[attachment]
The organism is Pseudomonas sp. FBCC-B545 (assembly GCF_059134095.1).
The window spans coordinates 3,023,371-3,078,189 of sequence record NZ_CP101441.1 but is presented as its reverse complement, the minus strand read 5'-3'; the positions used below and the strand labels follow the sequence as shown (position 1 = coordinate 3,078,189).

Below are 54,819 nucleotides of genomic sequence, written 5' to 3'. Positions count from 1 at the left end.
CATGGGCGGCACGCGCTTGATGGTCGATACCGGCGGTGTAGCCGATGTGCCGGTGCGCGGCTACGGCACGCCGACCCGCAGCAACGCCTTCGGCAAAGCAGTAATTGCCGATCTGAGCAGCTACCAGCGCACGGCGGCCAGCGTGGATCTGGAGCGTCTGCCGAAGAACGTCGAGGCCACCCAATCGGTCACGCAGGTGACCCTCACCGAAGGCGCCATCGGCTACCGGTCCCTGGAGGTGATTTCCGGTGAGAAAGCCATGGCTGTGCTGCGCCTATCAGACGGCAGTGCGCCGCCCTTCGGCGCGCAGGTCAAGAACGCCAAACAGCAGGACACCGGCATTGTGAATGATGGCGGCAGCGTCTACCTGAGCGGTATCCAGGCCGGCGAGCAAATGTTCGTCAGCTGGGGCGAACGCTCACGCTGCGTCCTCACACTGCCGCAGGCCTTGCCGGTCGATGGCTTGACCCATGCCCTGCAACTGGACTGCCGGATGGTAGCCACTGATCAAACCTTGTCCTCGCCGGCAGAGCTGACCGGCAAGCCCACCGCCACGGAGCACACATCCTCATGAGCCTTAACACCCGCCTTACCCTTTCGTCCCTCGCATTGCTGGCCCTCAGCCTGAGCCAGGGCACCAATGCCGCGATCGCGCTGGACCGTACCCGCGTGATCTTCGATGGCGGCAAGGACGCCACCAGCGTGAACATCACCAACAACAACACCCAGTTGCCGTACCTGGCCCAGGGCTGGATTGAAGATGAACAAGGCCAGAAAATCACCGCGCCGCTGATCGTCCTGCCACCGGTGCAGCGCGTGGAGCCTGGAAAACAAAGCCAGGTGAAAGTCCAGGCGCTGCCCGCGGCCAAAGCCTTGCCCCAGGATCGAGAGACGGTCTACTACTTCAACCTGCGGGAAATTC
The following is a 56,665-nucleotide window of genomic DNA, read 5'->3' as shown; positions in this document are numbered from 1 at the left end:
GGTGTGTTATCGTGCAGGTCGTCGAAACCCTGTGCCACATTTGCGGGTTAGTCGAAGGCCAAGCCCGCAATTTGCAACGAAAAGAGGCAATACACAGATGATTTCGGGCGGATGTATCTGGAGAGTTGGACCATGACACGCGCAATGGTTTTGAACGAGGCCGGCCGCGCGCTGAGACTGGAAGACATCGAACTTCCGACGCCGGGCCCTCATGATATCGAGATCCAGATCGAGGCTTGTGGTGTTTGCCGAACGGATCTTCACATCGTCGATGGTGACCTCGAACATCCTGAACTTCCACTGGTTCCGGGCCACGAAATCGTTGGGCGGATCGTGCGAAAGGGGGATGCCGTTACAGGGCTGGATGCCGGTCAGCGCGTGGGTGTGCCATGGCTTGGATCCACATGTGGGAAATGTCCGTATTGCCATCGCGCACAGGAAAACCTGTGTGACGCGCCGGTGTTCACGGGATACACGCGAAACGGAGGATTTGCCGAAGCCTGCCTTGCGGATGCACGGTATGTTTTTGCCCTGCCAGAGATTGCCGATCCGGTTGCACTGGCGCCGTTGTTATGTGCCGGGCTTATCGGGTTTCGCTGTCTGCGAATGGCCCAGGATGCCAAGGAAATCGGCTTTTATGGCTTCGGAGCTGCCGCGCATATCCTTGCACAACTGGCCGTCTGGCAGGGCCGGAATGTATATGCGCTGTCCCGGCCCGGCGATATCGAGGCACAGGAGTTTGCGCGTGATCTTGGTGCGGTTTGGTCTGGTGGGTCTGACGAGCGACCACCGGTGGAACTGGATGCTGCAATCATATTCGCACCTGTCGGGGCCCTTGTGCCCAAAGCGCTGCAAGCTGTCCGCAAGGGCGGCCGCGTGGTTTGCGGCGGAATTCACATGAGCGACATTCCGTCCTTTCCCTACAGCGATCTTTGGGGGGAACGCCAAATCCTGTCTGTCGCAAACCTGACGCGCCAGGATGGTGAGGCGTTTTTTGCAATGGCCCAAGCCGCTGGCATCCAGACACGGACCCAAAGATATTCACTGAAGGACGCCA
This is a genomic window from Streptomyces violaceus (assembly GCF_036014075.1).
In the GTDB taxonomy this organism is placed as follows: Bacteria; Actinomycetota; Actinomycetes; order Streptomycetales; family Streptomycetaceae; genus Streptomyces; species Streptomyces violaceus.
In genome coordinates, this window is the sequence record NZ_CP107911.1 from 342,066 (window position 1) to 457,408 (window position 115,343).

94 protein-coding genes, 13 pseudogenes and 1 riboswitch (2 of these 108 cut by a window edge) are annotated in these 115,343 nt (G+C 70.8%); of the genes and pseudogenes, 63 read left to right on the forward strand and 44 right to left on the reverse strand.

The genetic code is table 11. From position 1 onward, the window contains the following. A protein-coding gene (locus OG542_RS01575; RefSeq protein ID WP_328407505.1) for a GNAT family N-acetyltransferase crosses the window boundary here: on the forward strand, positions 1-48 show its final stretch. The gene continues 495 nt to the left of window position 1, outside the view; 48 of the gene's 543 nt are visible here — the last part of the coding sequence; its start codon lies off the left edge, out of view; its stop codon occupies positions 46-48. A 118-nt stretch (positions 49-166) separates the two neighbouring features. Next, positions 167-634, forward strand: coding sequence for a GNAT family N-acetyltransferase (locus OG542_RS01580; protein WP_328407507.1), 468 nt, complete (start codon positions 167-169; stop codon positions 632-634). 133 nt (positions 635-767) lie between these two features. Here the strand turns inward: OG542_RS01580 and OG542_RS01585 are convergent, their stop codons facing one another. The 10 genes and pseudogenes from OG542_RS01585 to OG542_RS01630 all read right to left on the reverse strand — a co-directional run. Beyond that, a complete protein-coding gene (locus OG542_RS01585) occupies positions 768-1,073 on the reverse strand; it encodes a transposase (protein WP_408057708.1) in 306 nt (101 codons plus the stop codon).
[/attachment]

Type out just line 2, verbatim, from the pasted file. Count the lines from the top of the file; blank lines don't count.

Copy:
The window spans coordinates 3,023,371-3,078,189 of sequence record NZ_CP101441.1 but is presented as its reverse complement, the minus strand read 5'-3'; the positions used below and the strand labels follow the sequence as shown (position 1 = coordinate 3,078,189).